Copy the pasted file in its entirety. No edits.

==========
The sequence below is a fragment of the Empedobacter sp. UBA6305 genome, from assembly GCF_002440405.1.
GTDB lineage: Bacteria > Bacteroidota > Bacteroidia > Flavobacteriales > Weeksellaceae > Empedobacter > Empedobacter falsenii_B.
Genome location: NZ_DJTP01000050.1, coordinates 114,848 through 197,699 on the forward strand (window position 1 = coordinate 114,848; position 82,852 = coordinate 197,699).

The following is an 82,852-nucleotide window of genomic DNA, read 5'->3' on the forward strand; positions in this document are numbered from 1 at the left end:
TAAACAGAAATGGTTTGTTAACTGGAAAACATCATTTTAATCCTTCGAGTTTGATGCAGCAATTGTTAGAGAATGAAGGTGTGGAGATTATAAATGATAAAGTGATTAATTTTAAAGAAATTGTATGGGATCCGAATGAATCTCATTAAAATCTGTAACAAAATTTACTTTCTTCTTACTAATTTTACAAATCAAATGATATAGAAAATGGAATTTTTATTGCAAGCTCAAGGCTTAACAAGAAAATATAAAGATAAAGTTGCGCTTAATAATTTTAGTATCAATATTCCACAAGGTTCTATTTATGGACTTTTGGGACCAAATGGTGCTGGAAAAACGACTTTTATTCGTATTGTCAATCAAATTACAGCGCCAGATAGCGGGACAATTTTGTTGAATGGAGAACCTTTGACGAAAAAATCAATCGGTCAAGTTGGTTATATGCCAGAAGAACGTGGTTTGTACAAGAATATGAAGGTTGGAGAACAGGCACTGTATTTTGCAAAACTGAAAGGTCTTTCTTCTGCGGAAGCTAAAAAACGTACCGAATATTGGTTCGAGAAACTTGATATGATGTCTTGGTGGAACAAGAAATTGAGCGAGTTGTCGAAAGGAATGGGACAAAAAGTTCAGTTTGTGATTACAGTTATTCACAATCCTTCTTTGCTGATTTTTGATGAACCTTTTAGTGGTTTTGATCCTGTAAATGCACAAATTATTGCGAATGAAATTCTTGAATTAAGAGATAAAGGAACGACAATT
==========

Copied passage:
The sequence below is a fragment of the Empedobacter sp. UBA6305 genome, from assembly GCF_002440405.1.
GTDB lineage: Bacteria > Bacteroidota > Bacteroidia > Flavobacteriales > Weeksellaceae > Empedobacter > Empedobacter falsenii_B.
Genome location: NZ_DJTP01000050.1, coordinates 114,848 through 197,699 on the forward strand (window position 1 = coordinate 114,848; position 82,852 = coordinate 197,699).

The following is an 82,852-nucleotide window of genomic DNA, read 5'->3' on the forward strand; positions in this document are numbered from 1 at the left end:
TAAACAGAAATGGTTTGTTAACTGGAAAACATCATTTTAATCCTTCGAGTTTGATGCAGCAATTGTTAGAGAATGAAGGTGTGGAGATTATAAATGATAAAGTGATTAATTTTAAAGAAATTGTATGGGATCCGAATGAATCTCATTAAAATCTGTAACAAAATTTACTTTCTTCTTACTAATTTTACAAATCAAATGATATAGAAAATGGAATTTTTATTGCAAGCTCAAGGCTTAACAAGAAAATATAAAGATAAAGTTGCGCTTAATAATTTTAGTATCAATATTCCACAAGGTTCTATTTATGGACTTTTGGGACCAAATGGTGCTGGAAAAACGACTTTTATTCGTATTGTCAATCAAATTACAGCGCCAGATAGCGGGACAATTTTGTTGAATGGAGAACCTTTGACGAAAAAATCAATCGGTCAAGTTGGTTATATGCCAGAAGAACGTGGTTTGTACAAGAATATGAAGGTTGGAGAACAGGCACTGTATTTTGCAAAACTGAAAGGTCTTTCTTCTGCGGAAGCTAAAAAACGTACCGAATATTGGTTCGAGAAACTTGATATGATGTCTTGGTGGAACAAGAAATTGAGCGAGTTGTCGAAAGGAATGGGACAAAAAGTTCAGTTTGTGATTACAGTTATTCACAATCCTTCTTTGCTGATTTTTGATGAACCTTTTAGTGGTTTTGATCCTGTAAATGCACAAATTATTGCGAATGAAATTCTTGAATTAAGAGATAAAGGAACGACAATT